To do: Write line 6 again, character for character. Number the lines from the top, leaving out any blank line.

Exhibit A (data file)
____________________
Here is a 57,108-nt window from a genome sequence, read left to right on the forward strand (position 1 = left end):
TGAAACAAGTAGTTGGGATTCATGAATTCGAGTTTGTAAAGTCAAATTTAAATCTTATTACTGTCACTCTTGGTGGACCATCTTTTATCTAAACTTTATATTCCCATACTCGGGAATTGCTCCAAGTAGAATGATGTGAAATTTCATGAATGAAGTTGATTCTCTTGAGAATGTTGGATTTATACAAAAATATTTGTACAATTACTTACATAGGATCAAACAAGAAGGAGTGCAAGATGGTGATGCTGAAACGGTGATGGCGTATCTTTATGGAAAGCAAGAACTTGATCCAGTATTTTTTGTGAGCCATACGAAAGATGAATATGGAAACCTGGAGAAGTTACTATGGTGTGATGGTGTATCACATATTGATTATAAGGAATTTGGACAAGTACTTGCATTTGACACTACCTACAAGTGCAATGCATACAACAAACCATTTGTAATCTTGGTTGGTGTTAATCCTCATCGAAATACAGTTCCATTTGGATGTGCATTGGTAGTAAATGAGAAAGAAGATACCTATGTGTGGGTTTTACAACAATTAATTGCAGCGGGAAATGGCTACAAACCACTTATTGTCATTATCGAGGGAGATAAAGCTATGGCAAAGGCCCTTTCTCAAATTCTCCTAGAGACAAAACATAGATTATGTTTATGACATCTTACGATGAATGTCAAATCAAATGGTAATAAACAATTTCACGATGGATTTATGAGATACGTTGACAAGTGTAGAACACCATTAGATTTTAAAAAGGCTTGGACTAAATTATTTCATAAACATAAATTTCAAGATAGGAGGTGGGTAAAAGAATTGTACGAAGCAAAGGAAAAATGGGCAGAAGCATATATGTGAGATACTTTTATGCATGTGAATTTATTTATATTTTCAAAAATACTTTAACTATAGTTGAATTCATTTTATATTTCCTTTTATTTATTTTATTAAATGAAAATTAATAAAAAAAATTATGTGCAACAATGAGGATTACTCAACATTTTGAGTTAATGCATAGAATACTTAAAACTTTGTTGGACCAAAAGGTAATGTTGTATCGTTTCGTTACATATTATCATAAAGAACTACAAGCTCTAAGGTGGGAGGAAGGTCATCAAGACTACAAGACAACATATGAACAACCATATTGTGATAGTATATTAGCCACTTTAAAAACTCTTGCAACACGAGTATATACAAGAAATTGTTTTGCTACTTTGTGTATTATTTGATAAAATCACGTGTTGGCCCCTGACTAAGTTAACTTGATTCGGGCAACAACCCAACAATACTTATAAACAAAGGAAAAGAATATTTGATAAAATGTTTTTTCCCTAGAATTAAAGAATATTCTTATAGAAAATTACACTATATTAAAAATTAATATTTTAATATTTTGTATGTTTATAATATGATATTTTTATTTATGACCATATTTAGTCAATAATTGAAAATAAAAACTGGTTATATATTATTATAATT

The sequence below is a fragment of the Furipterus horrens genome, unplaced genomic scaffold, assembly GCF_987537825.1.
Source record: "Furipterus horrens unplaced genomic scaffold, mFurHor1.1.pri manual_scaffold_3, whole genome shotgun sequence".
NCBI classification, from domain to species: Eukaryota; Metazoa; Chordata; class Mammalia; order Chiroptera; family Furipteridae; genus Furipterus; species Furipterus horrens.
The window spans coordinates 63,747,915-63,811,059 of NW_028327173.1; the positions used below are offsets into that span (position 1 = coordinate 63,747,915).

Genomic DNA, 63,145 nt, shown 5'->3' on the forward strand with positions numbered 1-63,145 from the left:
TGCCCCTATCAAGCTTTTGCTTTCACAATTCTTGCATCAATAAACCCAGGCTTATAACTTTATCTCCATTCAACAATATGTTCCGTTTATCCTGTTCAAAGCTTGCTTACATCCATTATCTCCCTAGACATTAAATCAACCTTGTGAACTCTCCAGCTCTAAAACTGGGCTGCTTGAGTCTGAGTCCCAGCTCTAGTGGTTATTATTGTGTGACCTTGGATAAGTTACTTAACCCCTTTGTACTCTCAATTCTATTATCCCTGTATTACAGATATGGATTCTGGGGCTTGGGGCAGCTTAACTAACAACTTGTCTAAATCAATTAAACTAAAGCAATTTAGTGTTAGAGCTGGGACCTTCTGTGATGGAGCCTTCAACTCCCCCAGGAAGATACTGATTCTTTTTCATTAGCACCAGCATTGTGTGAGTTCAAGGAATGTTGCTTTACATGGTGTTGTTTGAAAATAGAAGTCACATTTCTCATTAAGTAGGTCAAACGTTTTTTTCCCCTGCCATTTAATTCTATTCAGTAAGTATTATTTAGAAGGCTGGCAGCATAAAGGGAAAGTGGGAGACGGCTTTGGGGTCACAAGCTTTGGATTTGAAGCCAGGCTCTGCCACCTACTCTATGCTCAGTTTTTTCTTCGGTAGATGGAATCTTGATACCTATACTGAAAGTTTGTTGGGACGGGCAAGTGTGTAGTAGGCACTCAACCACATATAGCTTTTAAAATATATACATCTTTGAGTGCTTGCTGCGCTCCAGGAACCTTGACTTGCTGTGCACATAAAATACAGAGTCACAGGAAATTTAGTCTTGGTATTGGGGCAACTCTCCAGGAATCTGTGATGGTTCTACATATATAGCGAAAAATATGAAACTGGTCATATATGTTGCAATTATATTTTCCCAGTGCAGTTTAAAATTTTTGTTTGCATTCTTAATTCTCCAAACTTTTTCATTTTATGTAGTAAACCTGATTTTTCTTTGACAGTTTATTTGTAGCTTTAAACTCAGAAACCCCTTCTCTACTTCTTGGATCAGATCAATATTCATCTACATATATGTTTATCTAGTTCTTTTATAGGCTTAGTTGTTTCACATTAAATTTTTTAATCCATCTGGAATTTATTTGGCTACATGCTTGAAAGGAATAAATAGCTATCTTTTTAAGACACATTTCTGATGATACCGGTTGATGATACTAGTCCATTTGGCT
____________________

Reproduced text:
The window spans coordinates 63,747,915-63,811,059 of NW_028327173.1; the positions used below are offsets into that span (position 1 = coordinate 63,747,915).